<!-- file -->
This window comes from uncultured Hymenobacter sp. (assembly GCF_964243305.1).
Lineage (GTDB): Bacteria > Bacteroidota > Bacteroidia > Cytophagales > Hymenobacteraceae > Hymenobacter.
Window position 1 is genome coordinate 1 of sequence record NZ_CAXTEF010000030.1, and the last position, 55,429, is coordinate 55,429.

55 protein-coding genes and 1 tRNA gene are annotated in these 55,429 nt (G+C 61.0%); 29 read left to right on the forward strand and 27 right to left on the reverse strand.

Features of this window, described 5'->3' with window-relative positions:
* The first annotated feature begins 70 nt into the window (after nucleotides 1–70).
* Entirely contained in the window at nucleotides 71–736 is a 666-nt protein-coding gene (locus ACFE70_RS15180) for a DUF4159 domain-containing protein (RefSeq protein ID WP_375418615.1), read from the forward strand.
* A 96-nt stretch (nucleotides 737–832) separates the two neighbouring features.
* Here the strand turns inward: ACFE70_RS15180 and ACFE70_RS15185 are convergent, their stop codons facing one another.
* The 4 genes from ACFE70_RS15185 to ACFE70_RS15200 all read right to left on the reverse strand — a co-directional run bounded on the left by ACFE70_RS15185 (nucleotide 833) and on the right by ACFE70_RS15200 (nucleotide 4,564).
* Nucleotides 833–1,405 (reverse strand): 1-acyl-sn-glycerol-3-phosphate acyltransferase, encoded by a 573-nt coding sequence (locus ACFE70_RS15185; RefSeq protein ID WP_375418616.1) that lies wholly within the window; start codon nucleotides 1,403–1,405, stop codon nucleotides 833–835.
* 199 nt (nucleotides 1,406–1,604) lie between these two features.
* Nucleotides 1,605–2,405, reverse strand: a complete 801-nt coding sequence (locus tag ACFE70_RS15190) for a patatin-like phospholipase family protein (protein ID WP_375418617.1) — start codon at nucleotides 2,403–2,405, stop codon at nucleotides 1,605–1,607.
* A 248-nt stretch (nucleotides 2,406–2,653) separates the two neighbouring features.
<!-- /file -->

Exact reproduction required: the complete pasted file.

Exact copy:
This window comes from uncultured Hymenobacter sp. (assembly GCF_964243305.1).
Lineage (GTDB): Bacteria > Bacteroidota > Bacteroidia > Cytophagales > Hymenobacteraceae > Hymenobacter.
Window position 1 is genome coordinate 1 of sequence record NZ_CAXTEF010000030.1, and the last position, 55,429, is coordinate 55,429.

55 protein-coding genes and 1 tRNA gene are annotated in these 55,429 nt (G+C 61.0%); 29 read left to right on the forward strand and 27 right to left on the reverse strand.

Features of this window, described 5'->3' with window-relative positions:
* The first annotated feature begins 70 nt into the window (after nucleotides 1–70).
* Entirely contained in the window at nucleotides 71–736 is a 666-nt protein-coding gene (locus ACFE70_RS15180) for a DUF4159 domain-containing protein (RefSeq protein ID WP_375418615.1), read from the forward strand.
* A 96-nt stretch (nucleotides 737–832) separates the two neighbouring features.
* Here the strand turns inward: ACFE70_RS15180 and ACFE70_RS15185 are convergent, their stop codons facing one another.
* The 4 genes from ACFE70_RS15185 to ACFE70_RS15200 all read right to left on the reverse strand — a co-directional run bounded on the left by ACFE70_RS15185 (nucleotide 833) and on the right by ACFE70_RS15200 (nucleotide 4,564).
* Nucleotides 833–1,405 (reverse strand): 1-acyl-sn-glycerol-3-phosphate acyltransferase, encoded by a 573-nt coding sequence (locus ACFE70_RS15185; RefSeq protein ID WP_375418616.1) that lies wholly within the window; start codon nucleotides 1,403–1,405, stop codon nucleotides 833–835.
* 199 nt (nucleotides 1,406–1,604) lie between these two features.
* Nucleotides 1,605–2,405, reverse strand: a complete 801-nt coding sequence (locus tag ACFE70_RS15190) for a patatin-like phospholipase family protein (protein ID WP_375418617.1) — start codon at nucleotides 2,403–2,405, stop codon at nucleotides 1,605–1,607.
* A 248-nt stretch (nucleotides 2,406–2,653) separates the two neighbouring features.